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Album Review

November 05, 1995|Robert Hilburn

QUINCY JONES, "Q's Jook Joint"; Qwest (*** 1/2)

The collective works of the guest singers and musicians on this strikingly ambitious album would alone fill half of a fair-sized record shop. Among the soul, jazz, pop and rap cast: Ray Charles, Stevie Wonder, Bono, Gloria Estefan, Babyface, Chaka Khan, Barry White, Phil Collins, Herbie Hancock, Joshua Redman and Queen Latifah.

Yet the album's vision clearly belongs to Jones. The master arranger-producer's musical class and commitment are reflected in the album's rich and often surprising turns, which range from the good-natured Charles-Wonder-Bono teaming on "Let the Good Times Roll" to Estefan's seductiveness on "Is It Love That We're Missing?"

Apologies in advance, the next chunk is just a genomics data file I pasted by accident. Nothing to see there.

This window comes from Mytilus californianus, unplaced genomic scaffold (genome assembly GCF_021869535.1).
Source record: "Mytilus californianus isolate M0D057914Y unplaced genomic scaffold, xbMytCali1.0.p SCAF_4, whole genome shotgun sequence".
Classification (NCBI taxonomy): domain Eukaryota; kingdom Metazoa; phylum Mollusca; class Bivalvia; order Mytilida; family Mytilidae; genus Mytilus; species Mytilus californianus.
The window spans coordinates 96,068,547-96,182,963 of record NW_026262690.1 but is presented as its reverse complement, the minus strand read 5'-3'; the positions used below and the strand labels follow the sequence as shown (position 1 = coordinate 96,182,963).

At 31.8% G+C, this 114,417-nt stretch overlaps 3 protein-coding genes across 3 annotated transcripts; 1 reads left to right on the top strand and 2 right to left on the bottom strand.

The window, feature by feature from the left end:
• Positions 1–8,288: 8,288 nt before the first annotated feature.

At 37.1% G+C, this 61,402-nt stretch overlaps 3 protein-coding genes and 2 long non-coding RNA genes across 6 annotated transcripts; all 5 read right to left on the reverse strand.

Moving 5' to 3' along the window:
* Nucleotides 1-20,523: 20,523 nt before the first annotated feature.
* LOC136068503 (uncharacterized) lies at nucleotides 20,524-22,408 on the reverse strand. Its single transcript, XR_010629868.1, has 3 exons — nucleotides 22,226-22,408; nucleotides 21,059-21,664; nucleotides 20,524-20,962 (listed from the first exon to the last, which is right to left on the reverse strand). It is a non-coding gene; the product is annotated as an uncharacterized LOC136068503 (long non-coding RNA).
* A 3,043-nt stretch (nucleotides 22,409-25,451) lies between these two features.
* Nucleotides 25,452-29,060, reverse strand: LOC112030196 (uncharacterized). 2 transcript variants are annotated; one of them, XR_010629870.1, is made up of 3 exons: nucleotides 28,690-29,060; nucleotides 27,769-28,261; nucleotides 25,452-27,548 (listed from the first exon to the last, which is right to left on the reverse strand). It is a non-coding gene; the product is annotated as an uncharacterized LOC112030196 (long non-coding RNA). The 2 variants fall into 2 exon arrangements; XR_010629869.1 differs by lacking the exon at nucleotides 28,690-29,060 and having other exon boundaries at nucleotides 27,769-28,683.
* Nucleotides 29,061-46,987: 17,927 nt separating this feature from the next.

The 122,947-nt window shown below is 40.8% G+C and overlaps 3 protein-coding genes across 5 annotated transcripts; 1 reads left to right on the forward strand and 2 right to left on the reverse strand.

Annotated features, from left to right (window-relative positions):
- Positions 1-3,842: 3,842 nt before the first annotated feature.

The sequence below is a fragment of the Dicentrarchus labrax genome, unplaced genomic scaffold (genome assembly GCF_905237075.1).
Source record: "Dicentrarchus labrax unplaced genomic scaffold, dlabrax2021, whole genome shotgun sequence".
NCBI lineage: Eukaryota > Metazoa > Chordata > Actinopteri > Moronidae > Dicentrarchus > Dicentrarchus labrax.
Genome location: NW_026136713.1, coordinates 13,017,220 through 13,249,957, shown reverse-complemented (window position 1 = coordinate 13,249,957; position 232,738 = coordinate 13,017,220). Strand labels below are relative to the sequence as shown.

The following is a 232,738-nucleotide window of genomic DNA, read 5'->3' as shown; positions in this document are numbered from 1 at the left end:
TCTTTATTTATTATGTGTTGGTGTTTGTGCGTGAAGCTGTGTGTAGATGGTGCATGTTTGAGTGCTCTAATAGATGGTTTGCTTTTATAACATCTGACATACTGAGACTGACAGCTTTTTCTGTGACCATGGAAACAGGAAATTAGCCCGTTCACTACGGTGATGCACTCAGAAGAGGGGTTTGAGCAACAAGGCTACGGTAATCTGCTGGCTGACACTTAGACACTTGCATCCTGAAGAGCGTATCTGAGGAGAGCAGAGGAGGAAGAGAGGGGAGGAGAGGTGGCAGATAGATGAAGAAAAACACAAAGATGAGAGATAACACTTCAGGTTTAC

The title and the music's "dance and make romance" tone are both odes to the music tradition associated with rural roadhouses that were a key component of the social life of Southern blacks in the first half of the century.

But the title could also be "Self Portrait," because the music very much suggests a journey from Jones' big-band past to his current hip-hop admiration. Along the way, he revisits songs, introduces new ones and even presents new artists (a showstopper vocal debut by 19-year-old Tamia).

Though the album's contemporary edge could have been sharpened by some hip-hop radicalism, this is a stylish collection.

Albums are rated on a scale of one star (poor) to four (excellent).

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